In most cases, the box section is cast in two pours with a construction joint located at top of the webs as shown in figure 4. Very often the bottom surface of the top flange is formed by a table form which is launched together with the finished segment. It will ride back to the casting bed for the casting of the next segment. For this reason, a continuous path in the cross-section is required at the bottom flange. This means if the local thickening of the bottom flange at several joints is required to accommodate prestressing anchors and such thickening is required at the table form path and this thickening needs to be maintained over the entire length of the bridge.


Figure 4: Cross-Section of a Launched Box Girder Bridge



Also, if internal tendons are used for continuity prestress, blisters for prestressing anchorage need to miss the path of the table form. The soffit of the bottom flange is usually provided with a nominal cross fall of 1% to ensure the bridge superstructure always leans against one side during launching.


During launching the bridge is supported by temporary bearing below the webs and the bridge superstructure is supported by temporary bearing below the webs. As the width of temporary bearings is significantly more than web thickness, the center of temporary bearings is always eccentric to the center of the web. Such an eccentricity will create more adverse local bending and shear at the bottom flange. To alleviate such effects may be second at the bottom to reduce bearing eccentricity flanges can be quite congested with tendon ducts and anchorages they need to be wide enough to accommodate all tendons.


In a midas model, the cross-section is input as a PSC session by activating additional cross-section control points, the above-mentioned features can be captured in a Midas model.



4. Launching stage analysis using midas Civil

The purposes of launching stage analysis are:


a. To ensure the stresses in the superstructure during launching comply with the appropriate requirements.

b. To evaluate the load during launching for the design of launching nose, temporary bearings,

temporary pier, launching abutments, and casting bed.


c. To calculate the cumulative shortening of which deck due to pre-stressed creep and shrinkage

during construction.


Below figure 5 shows the bending moment envelope of the bridge superstructure from midas analysis.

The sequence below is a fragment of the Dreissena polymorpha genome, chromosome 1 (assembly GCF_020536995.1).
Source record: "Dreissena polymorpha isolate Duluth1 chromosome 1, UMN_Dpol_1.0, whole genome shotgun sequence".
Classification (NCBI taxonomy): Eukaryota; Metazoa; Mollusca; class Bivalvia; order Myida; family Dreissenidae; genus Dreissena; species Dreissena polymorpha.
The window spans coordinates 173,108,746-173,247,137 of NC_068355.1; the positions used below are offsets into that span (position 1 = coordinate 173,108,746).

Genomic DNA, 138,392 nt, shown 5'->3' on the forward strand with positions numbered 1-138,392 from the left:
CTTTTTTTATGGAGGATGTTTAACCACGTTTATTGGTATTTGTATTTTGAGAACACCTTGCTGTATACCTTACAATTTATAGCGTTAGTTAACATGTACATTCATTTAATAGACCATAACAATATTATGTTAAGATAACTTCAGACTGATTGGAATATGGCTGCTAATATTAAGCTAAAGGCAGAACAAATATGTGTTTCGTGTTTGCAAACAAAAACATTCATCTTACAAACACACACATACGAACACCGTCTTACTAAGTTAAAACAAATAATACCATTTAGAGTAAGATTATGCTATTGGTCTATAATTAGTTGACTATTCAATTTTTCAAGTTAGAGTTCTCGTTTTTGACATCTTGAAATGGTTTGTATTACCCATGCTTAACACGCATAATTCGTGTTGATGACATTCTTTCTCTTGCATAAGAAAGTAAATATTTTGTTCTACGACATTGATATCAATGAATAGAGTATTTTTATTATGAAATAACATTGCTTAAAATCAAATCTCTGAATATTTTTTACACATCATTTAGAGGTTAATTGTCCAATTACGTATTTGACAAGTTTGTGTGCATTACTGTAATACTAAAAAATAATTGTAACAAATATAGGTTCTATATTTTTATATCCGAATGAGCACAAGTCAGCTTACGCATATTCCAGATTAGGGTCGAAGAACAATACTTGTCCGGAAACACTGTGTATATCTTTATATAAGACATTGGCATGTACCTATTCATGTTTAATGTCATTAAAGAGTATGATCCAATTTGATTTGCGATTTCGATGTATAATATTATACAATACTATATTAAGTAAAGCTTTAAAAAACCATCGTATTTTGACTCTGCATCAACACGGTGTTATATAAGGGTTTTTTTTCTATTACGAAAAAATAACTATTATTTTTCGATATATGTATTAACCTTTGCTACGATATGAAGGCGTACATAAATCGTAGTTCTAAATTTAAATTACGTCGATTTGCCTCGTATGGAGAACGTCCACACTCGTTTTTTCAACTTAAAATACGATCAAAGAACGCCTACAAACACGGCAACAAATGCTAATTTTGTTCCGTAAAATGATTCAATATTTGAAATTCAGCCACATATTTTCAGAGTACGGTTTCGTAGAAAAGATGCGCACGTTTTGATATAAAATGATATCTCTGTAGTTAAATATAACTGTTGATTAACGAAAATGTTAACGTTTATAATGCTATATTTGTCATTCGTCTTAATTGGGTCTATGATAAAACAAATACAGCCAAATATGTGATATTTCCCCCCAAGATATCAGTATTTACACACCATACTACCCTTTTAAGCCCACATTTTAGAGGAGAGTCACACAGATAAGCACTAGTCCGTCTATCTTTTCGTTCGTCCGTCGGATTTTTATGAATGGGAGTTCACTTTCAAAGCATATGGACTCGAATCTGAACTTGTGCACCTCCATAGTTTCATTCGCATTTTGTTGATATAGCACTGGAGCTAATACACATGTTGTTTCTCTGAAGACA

Figure 5: Moment Envelope from Launching Stage Analysis - Envelope


The peak sagging moment of the entire bridge appears at the leading segments. This happens when the leading segments span across the maximum launch span with the leading end of the first segment almost reaches a pier as shown in below figure 6.



Figure 6: Moment Envelope from Launching Stage Analysis – Leading segments


Because the launch nose is light, the cantilever moment of the launch nose offsets only a small proportion of the sagging moment due to concrete weight. The peak hogging moment of the entire bridge also appears at the leading segments. This happens when the launched nose cantilevers at the maximum span just before the tip of the launched nose reaching the next pier as shown in below figure 7.


Figure 7: Moment Envelope from Launching Stage Analysis – Launch Nose


The sagging and hogging moment of intermediate spans is uniform. This is because each cross-section alternates between the midspan section and the support section. Figure 8 shows two distinctive magnitudes of the moment with the magnitude of the second part being lower. This means that the pier of the second half of this bridge is more closely spaced.


Figure 8: Moment Envelope from Launching Stage Analysis – Intermediate Spans


Another peak as shown in below figure 9 towards the trailing end of the bridge, this happens when the trailing end of the bridge leaves the casting bed and becomes a cantilever. There is one potential critical stage hidden inside this envelope. It happens when a segment is launched with some of the tendons in the flange stressed. Typically, tendons in flanges are two or three segments long. The tendons are staggered so that only half or a third of them are stressed at each launching stage.


Figure 9: Moment Envelope from Launching Stage Analysis – Trailing end